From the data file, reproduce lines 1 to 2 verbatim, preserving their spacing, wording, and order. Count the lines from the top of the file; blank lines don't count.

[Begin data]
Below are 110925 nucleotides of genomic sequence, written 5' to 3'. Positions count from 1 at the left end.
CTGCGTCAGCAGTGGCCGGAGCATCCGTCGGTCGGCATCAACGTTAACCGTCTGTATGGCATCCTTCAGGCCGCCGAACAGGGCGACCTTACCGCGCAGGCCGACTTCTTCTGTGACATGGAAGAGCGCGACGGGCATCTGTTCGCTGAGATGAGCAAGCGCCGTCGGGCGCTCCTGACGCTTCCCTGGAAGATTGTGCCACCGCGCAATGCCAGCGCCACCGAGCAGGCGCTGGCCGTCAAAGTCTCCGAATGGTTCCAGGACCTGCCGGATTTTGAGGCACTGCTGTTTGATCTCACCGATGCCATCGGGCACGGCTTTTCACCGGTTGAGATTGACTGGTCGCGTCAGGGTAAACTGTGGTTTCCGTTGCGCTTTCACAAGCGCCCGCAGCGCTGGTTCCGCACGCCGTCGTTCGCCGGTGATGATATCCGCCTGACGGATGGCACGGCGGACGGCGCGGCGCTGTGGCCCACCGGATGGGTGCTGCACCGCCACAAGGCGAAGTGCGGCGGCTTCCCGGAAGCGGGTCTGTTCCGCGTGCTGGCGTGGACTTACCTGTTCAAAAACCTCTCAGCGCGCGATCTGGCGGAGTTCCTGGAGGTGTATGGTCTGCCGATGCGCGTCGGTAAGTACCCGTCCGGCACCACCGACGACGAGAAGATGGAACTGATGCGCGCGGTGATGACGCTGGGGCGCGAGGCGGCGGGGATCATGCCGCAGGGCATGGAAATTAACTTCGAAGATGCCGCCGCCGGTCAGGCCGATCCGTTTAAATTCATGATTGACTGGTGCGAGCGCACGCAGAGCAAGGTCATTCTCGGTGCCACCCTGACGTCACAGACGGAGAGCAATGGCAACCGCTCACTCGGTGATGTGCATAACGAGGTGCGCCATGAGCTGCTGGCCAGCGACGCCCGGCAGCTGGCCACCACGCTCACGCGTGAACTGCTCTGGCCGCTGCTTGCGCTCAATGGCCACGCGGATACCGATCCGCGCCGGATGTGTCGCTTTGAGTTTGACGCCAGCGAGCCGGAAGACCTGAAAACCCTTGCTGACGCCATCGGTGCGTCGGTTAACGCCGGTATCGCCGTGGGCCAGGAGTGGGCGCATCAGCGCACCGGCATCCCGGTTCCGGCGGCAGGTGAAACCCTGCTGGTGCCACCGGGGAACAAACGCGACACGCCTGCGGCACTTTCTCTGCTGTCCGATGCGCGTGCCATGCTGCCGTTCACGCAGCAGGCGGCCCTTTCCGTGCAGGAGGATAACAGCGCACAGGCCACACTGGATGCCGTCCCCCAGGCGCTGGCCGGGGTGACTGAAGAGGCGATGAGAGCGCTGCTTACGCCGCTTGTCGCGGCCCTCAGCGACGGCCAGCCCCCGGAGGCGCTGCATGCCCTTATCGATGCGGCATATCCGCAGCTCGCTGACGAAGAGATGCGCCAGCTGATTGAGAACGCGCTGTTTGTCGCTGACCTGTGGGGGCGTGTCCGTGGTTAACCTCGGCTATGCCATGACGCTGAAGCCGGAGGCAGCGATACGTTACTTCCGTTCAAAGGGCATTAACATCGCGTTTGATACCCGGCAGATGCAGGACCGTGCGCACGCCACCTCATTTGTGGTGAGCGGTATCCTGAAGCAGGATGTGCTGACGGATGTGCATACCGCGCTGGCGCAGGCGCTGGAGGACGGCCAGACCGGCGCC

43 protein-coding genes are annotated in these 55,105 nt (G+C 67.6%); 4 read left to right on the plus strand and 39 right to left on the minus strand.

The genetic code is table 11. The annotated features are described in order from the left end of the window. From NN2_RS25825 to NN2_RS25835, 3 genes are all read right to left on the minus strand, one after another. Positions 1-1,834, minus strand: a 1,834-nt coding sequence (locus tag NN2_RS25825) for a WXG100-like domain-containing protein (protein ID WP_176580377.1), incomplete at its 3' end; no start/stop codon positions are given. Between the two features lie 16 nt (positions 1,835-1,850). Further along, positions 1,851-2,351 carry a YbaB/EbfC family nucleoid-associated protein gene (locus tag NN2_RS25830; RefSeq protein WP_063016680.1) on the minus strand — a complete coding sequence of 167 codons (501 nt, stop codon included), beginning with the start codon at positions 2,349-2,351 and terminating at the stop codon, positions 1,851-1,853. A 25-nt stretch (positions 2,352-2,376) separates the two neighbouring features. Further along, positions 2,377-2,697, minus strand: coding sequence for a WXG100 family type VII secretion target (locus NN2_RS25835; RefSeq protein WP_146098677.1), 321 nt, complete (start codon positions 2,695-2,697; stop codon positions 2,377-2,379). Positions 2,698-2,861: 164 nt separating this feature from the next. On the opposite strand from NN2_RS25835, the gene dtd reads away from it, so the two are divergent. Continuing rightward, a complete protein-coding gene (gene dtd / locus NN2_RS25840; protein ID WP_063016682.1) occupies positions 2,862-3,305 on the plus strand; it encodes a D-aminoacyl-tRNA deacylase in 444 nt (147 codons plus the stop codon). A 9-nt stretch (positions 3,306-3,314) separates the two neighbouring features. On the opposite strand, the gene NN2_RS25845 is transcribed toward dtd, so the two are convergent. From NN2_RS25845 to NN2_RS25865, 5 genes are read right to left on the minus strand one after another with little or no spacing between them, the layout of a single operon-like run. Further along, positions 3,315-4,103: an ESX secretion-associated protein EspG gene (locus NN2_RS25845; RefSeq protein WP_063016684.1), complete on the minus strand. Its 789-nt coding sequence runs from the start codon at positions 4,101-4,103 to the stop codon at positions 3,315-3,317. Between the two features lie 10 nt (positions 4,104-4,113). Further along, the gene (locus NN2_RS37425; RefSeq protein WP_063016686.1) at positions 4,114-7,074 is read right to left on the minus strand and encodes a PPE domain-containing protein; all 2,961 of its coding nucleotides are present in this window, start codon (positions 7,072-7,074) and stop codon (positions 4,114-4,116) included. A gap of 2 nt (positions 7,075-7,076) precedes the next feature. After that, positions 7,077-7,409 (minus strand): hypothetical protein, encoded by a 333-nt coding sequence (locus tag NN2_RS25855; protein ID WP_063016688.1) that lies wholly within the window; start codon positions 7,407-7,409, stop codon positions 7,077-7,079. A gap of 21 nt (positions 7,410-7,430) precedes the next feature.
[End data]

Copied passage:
Below are 110925 nucleotides of genomic sequence, written 5' to 3'. Positions count from 1 at the left end.
CTGCGTCAGCAGTGGCCGGAGCATCCGTCGGTCGGCATCAACGTTAACCGTCTGTATGGCATCCTTCAGGCCGCCGAACAGGGCGACCTTACCGCGCAGGCCGACTTCTTCTGTGACATGGAAGAGCGCGACGGGCATCTGTTCGCTGAGATGAGCAAGCGCCGTCGGGCGCTCCTGACGCTTCCCTGGAAGATTGTGCCACCGCGCAATGCCAGCGCCACCGAGCAGGCGCTGGCCGTCAAAGTCTCCGAATGGTTCCAGGACCTGCCGGATTTTGAGGCACTGCTGTTTGATCTCACCGATGCCATCGGGCACGGCTTTTCACCGGTTGAGATTGACTGGTCGCGTCAGGGTAAACTGTGGTTTCCGTTGCGCTTTCACAAGCGCCCGCAGCGCTGGTTCCGCACGCCGTCGTTCGCCGGTGATGATATCCGCCTGACGGATGGCACGGCGGACGGCGCGGCGCTGTGGCCCACCGGATGGGTGCTGCACCGCCACAAGGCGAAGTGCGGCGGCTTCCCGGAAGCGGGTCTGTTCCGCGTGCTGGCGTGGACTTACCTGTTCAAAAACCTCTCAGCGCGCGATCTGGCGGAGTTCCTGGAGGTGTATGGTCTGCCGATGCGCGTCGGTAAGTACCCGTCCGGCACCACCGACGACGAGAAGATGGAACTGATGCGCGCGGTGATGACGCTGGGGCGCGAGGCGGCGGGGATCATGCCGCAGGGCATGGAAATTAACTTCGAAGATGCCGCCGCCGGTCAGGCCGATCCGTTTAAATTCATGATTGACTGGTGCGAGCGCACGCAGAGCAAGGTCATTCTCGGTGCCACCCTGACGTCACAGACGGAGAGCAATGGCAACCGCTCACTCGGTGATGTGCATAACGAGGTGCGCCATGAGCTGCTGGCCAGCGACGCCCGGCAGCTGGCCACCACGCTCACGCGTGAACTGCTCTGGCCGCTGCTTGCGCTCAATGGCCACGCGGATACCGATCCGCGCCGGATGTGTCGCTTTGAGTTTGACGCCAGCGAGCCGGAAGACCTGAAAACCCTTGCTGACGCCATCGGTGCGTCGGTTAACGCCGGTATCGCCGTGGGCCAGGAGTGGGCGCATCAGCGCACCGGCATCCCGGTTCCGGCGGCAGGTGAAACCCTGCTGGTGCCACCGGGGAACAAACGCGACACGCCTGCGGCACTTTCTCTGCTGTCCGATGCGCGTGCCATGCTGCCGTTCACGCAGCAGGCGGCCCTTTCCGTGCAGGAGGATAACAGCGCACAGGCCACACTGGATGCCGTCCCCCAGGCGCTGGCCGGGGTGACTGAAGAGGCGATGAGAGCGCTGCTTACGCCGCTTGTCGCGGCCCTCAGCGACGGCCAGCCCCCGGAGGCGCTGCATGCCCTTATCGATGCGGCATATCCGCAGCTCGCTGACGAAGAGATGCGCCAGCTGATTGAGAACGCGCTGTTTGTCGCTGACCTGTGGGGGCGTGTCCGTGGTTAACCTCGGCTATGCCATGACGCTGAAGCCGGAGGCAGCGATACGTTACTTCCGTTCAAAGGGCATTAACATCGCGTTTGATACCCGGCAGATGCAGGACCGTGCGCACGCCACCTCATTTGTGGTGAGCGGTATCCTGAAGCAGGATGTGCTGACGGATGTGCATACCGCGCTGGCGCAGGCGCTGGAGGACGGCCAGACCGGCGCC